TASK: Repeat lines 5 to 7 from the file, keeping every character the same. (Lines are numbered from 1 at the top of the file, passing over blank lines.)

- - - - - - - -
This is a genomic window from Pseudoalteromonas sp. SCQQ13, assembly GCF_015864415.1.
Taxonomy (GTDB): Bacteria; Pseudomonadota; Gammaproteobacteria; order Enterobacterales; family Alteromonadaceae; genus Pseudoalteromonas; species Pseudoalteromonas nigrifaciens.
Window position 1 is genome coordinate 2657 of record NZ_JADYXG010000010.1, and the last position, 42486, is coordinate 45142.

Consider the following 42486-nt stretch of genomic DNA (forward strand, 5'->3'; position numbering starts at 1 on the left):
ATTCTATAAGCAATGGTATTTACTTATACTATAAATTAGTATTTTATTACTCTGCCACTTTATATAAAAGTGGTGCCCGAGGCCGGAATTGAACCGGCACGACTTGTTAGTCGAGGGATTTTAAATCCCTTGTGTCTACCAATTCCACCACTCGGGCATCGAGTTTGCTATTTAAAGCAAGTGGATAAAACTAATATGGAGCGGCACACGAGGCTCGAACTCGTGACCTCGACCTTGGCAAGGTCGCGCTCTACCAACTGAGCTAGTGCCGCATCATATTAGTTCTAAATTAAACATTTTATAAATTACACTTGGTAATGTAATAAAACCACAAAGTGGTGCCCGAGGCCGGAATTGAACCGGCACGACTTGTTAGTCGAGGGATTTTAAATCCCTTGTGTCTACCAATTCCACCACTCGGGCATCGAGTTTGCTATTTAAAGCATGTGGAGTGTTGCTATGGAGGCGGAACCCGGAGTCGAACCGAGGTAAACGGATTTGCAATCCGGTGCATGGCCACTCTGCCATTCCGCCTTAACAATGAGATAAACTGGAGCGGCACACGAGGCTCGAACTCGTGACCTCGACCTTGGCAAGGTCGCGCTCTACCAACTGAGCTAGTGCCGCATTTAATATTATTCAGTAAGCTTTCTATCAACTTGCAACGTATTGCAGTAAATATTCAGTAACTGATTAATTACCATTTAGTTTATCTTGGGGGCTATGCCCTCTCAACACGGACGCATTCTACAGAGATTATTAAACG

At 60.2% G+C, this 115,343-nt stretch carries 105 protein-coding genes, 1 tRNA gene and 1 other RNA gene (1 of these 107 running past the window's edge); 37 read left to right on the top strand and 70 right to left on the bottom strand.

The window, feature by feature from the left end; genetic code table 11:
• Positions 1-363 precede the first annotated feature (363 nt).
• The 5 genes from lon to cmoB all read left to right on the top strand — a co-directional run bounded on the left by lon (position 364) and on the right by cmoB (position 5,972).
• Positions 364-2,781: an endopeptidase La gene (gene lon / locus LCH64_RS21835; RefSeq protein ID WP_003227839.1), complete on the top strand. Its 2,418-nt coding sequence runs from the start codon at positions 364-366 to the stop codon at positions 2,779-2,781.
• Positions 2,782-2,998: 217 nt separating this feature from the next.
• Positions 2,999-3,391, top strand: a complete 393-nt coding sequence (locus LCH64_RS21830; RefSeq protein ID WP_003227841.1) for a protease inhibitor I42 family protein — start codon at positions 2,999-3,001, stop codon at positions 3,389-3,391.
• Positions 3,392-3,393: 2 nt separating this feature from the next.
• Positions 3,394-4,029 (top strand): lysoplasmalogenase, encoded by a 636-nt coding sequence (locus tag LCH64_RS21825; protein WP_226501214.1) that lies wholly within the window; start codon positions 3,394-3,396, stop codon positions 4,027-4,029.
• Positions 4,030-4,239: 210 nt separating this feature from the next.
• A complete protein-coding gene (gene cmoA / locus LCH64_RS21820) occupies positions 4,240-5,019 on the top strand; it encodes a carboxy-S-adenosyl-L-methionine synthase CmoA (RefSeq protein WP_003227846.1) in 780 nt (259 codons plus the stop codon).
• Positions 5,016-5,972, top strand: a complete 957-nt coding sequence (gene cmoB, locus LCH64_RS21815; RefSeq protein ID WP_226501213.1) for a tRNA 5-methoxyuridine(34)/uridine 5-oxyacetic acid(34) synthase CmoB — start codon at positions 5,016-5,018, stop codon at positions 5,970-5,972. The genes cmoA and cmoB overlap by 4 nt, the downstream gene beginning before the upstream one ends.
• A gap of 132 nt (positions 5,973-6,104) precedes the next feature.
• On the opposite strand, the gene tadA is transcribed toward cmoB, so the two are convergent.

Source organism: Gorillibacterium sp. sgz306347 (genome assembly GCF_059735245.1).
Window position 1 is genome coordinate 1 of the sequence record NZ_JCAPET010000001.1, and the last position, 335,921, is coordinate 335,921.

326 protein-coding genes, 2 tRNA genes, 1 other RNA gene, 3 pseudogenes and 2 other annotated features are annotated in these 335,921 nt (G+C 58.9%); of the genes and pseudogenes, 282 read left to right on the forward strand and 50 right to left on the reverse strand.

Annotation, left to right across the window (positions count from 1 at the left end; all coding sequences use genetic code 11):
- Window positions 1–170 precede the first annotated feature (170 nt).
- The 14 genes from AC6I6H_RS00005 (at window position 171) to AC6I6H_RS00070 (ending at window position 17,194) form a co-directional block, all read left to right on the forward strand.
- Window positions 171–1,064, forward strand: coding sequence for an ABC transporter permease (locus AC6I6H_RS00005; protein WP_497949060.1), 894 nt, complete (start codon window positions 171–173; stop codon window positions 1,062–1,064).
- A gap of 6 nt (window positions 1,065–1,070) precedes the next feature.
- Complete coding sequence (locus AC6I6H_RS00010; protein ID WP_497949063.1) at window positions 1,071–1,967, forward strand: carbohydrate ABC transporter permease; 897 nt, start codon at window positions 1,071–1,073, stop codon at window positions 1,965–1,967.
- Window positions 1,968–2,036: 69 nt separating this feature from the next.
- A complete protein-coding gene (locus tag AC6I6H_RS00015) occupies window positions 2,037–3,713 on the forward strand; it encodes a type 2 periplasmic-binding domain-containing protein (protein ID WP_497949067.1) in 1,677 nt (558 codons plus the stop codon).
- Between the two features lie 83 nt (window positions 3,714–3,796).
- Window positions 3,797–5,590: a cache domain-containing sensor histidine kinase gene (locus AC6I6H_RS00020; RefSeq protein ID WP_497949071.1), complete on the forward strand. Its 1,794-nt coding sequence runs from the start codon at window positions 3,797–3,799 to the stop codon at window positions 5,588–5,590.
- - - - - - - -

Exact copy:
ATTCTATAAGCAATGGTATTTACTTATACTATAAATTAGTATTTTATTACTCTGCCACTTTATATAAAAGTGGTGCCCGAGGCCGGAATTGAACCGGCACGACTTGTTAGTCGAGGGATTTTAAATCCCTTGTGTCTACCAATTCCACCACTCGGGCATCGAGTTTGCTATTTAAAGCAAGTGGATAAAACTAATATGGAGCGGCACACGAGGCTCGAACTCGTGACCTCGACCTTGGCAAGGTCGCGCTCTACCAACTGAGCTAGTGCCGCATCATATTAGTTCTAAATTAAACATTTTATAAATTACACTTGGTAATGTAATAAAACCACAAAGTGGTGCCCGAGGCCGGAATTGAACCGGCACGACTTGTTAGTCGAGGGATTTTAAATCCCTTGTGTCTACCAATTCCACCACTCGGGCATCGAGTTTGCTATTTAAAGCATGTGGAGTGTTGCTATGGAGGCGGAACCCGGAGTCGAACCGAGGTAAACGGATTTGCAATCCGGTGCATGGCCACTCTGCCATTCCGCCTTAACAATGAGATAAACTGGAGCGGCACACGAGGCTCGAACTCGTGACCTCGACCTTGGCAAGGTCGCGCTCTACCAACTGAGCTAGTGCCGCATTTAATATTATTCAGTAAGCTTTCTATCAACTTGCAACGTATTGCAGTAAATATTCAGTAACTGATTAATTACCATTTAGTTTATCTTGGGGGCTATGCCCTCTCAACACGGACGCATTCTACAGAGATTATTAAACG

At 60.2% G+C, this 115,343-nt stretch carries 105 protein-coding genes, 1 tRNA gene and 1 other RNA gene (1 of these 107 running past the window's edge); 37 read left to right on the top strand and 70 right to left on the bottom strand.

The window, feature by feature from the left end; genetic code table 11: